@Brian W - I added the RCD, as it is the norm for brewers to use one in their control panels. I thought it would just be added protection in an environment with electricity and liquids involved. Is there any issues with this other than possible nuisance tripping?

I have taken your advice about the E-stop on board, and will be making changes accordingly.

@DougP - The way you have suggested that I wire the E-stop will only cut power to the temp controllers and pumps. If an SSR fails closed, the E-stop will do nothing.

The supply to the panel is a 32A circuit with an externally accessible isolator. I have added the breakers in the panel for convenience, and so I can isolate each circuit in the panel.

I am using 4mm^2 flex cable to supply the panel and elements, and using NEMA L6-30 plugs and receptacles. Both of these are rated to at least 30A.

Again, I apologise for incorrect polarities and colours, it was because I modified an existing diagram and got lazy. I have rectified the polarity issues in the new diagram. I will produce a neater diagram with correct symbols once I build the panel for future reference.

@mralarms - Sorry for the American outlets. I modified an existing diagram and got lazy. Maybe an E-stop is not necessary, as I won\'t be able to react fast enough to prevent electrocution (what the RCD is for), and I can cut the power to the elements with the element selector switch and contactors.

Here is the new digram, with suggested changes - http://i.imgur.com/DMDUAx8.jpg - I may not use an E-stop after thinking about it.
   

mralarms
Nov 17 2013 00:18

Dont forget the protection on your stop circuit if you use it.
   

DougP
Nov 17 2013 10:46

So you have fixed the problem with the element selector switch not selecting the correct controller, but I don’t see any reason for adding the two extra contactors for the elements. The only reason I can think of, is that you want to disconnect the neutral to the elements, but the SSRs aren’t disconnecting the neutral anyway.

You’ve also got active and neutral reversed across one of the contactors.

You could do away with those contactors and use a 2 pole changeover switch for the element select back in the original position on the SSR control side.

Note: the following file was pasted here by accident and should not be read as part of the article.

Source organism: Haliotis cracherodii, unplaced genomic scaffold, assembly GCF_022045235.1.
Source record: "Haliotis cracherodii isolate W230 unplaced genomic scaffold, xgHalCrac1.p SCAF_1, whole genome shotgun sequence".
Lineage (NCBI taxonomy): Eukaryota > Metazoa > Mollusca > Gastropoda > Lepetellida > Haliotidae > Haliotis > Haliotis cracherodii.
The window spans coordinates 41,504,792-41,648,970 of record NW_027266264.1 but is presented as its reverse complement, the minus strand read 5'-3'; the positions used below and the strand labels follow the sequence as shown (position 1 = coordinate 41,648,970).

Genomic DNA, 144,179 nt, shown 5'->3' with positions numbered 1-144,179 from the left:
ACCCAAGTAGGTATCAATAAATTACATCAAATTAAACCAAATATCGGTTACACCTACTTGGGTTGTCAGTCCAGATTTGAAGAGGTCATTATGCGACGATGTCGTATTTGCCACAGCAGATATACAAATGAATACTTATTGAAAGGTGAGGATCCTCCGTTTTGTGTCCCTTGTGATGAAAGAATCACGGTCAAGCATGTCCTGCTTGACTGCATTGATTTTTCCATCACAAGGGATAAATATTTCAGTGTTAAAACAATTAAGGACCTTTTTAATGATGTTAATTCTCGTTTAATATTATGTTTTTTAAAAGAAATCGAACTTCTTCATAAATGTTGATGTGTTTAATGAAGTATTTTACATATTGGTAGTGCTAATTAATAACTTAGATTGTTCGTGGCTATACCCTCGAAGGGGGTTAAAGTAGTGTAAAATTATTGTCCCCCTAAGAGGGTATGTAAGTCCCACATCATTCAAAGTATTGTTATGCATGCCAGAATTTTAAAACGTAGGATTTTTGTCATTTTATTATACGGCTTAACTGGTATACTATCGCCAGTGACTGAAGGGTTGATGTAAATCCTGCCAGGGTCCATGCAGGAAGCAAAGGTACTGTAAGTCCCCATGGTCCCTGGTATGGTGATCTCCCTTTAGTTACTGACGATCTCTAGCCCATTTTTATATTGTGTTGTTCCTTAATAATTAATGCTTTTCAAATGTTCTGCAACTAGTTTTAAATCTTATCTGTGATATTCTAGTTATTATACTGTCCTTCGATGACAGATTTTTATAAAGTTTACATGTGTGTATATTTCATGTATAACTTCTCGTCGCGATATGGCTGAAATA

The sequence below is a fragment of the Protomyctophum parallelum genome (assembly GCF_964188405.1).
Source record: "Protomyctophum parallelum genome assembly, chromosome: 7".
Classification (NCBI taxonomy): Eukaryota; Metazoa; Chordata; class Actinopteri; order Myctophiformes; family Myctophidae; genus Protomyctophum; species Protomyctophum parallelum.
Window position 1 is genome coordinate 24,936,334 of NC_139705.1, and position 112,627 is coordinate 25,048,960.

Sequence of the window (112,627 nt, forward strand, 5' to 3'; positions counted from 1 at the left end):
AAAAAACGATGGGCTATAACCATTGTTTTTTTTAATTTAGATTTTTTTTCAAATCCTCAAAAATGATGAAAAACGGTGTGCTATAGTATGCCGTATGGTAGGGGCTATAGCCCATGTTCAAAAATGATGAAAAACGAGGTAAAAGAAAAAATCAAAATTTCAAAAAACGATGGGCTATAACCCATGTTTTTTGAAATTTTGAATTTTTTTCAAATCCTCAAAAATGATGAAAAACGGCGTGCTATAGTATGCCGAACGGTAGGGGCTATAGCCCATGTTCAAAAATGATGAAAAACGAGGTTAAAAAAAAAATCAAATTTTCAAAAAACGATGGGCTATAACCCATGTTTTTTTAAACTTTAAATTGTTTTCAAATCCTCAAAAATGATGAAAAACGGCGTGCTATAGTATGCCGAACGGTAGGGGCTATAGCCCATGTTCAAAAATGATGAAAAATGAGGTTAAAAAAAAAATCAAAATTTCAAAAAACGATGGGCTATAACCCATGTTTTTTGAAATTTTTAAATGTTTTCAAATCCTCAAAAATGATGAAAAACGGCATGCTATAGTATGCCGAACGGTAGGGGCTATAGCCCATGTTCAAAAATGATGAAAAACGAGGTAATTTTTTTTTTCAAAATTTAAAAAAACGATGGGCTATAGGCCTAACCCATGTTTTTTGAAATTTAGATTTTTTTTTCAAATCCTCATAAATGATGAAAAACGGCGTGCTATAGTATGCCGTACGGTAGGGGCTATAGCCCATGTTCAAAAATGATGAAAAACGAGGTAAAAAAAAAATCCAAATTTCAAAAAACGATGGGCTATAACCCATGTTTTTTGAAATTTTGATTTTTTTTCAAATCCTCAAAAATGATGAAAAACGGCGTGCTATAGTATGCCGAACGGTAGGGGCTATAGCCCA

5char
Nov 17 2013 11:48

Oops, I forgot to mention the reason for the contactors on each element. I was going to switch the DC common on the SSR inputs for selecting which element can be used, but it has been brought to my attention that SSRs will leak a small amount of current when open. Not a huge deal, but not something I want. This way, I am switching the power to the contactors, which means I can mechanically disconnect each element from the supply. If an SSR fails closed, I can disconnect that element without hassle.

Sorry for the polarity error, I had just got back from work and was a bit tired.
   

BrianW
Nov 17 2013 12:48

With having two elements, 1 for boil, and one for hot liquor, im assuming that these will be in the same tank and one is used to bring the mash to the boil, and the other is used to hold it once hot? If so, then why would you have a manual selector switch? I havent read the full spec, but im guessing that your SYL-2352 will have a latching relay that you could use to have the changeover occur automatically, it also appears that you could use the alarm outputs (terminals 13,14) to power the second SSR for Hot Liquor, eliminating the need for the second PID controller.

That said, personally, I would have written all that into a small PLC with two temp inputs, powering a couple of contactors for the elements, and some relays for the pumps and fitted it all into a gewiss box.
   

5char
Nov 17 2013 13:13

The \"Hot Liquor\" element is for a vessel that just heats water. This water is used for mashing and sparging (washing the mashed grain). There is also a copper coil inside this vessel that you can run the mash water through to maintain the correct temperature, hence the need for a pump.

The boil element in a separate vessel, used for boiling the wort (mash and sparge runnings), and this is where the hops are added.
   

justsuppose
Nov 17 2013 17:54

I presume your 63A rccb is also to act as an isolator for the panel?? in which case the contactor should be after the isolator to ensure all items of equiptment in the panel are isolated when its operated..
   

justsuppose
Nov 17 2013 18:00

also as an aside.... what about putting the element selector switch in their relavant control phase conductor not the neutrals..